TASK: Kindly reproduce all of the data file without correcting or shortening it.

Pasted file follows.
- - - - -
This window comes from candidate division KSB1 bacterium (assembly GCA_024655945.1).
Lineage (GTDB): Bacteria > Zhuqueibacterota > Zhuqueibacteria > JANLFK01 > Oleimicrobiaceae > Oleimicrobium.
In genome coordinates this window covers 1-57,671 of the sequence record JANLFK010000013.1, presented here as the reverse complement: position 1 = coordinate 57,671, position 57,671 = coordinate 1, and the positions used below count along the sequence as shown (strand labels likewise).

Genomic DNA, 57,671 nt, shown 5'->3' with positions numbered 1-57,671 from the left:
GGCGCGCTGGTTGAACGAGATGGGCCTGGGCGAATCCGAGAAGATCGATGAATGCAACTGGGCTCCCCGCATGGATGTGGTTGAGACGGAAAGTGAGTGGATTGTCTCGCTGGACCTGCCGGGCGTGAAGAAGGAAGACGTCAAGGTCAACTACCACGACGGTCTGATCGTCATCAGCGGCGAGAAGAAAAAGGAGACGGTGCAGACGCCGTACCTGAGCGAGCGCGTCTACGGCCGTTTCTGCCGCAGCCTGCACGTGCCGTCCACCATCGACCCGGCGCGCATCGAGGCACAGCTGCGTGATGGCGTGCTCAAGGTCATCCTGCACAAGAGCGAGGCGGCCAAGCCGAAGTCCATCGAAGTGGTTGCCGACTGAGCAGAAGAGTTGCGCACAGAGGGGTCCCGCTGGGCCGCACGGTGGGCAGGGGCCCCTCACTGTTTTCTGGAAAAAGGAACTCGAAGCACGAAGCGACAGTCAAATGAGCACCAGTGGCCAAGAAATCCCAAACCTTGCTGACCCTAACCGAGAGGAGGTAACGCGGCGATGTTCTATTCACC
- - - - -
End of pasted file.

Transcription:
This window comes from candidate division KSB1 bacterium (assembly GCA_024655945.1).
Lineage (GTDB): Bacteria > Zhuqueibacterota > Zhuqueibacteria > JANLFK01 > Oleimicrobiaceae > Oleimicrobium.
In genome coordinates this window covers 1-57,671 of the sequence record JANLFK010000013.1, presented here as the reverse complement: position 1 = coordinate 57,671, position 57,671 = coordinate 1, and the positions used below count along the sequence as shown (strand labels likewise).

Genomic DNA, 57,671 nt, shown 5'->3' with positions numbered 1-57,671 from the left:
GGCGCGCTGGTTGAACGAGATGGGCCTGGGCGAATCCGAGAAGATCGATGAATGCAACTGGGCTCCCCGCATGGATGTGGTTGAGACGGAAAGTGAGTGGATTGTCTCGCTGGACCTGCCGGGCGTGAAGAAGGAAGACGTCAAGGTCAACTACCACGACGGTCTGATCGTCATCAGCGGCGAGAAGAAAAAGGAGACGGTGCAGACGCCGTACCTGAGCGAGCGCGTCTACGGCCGTTTCTGCCGCAGCCTGCACGTGCCGTCCACCATCGACCCGGCGCGCATCGAGGCACAGCTGCGTGATGGCGTGCTCAAGGTCATCCTGCACAAGAGCGAGGCGGCCAAGCCGAAGTCCATCGAAGTGGTTGCCGACTGAGCAGAAGAGTTGCGCACAGAGGGGTCCCGCTGGGCCGCACGGTGGGCAGGGGCCCCTCACTGTTTTCTGGAAAAAGGAACTCGAAGCACGAAGCGACAGTCAAATGAGCACCAGTGGCCAAGAAATCCCAAACCTTGCTGACCCTAACCGAGAGGAGGTAACGCGGCGATGTTCTATTCACC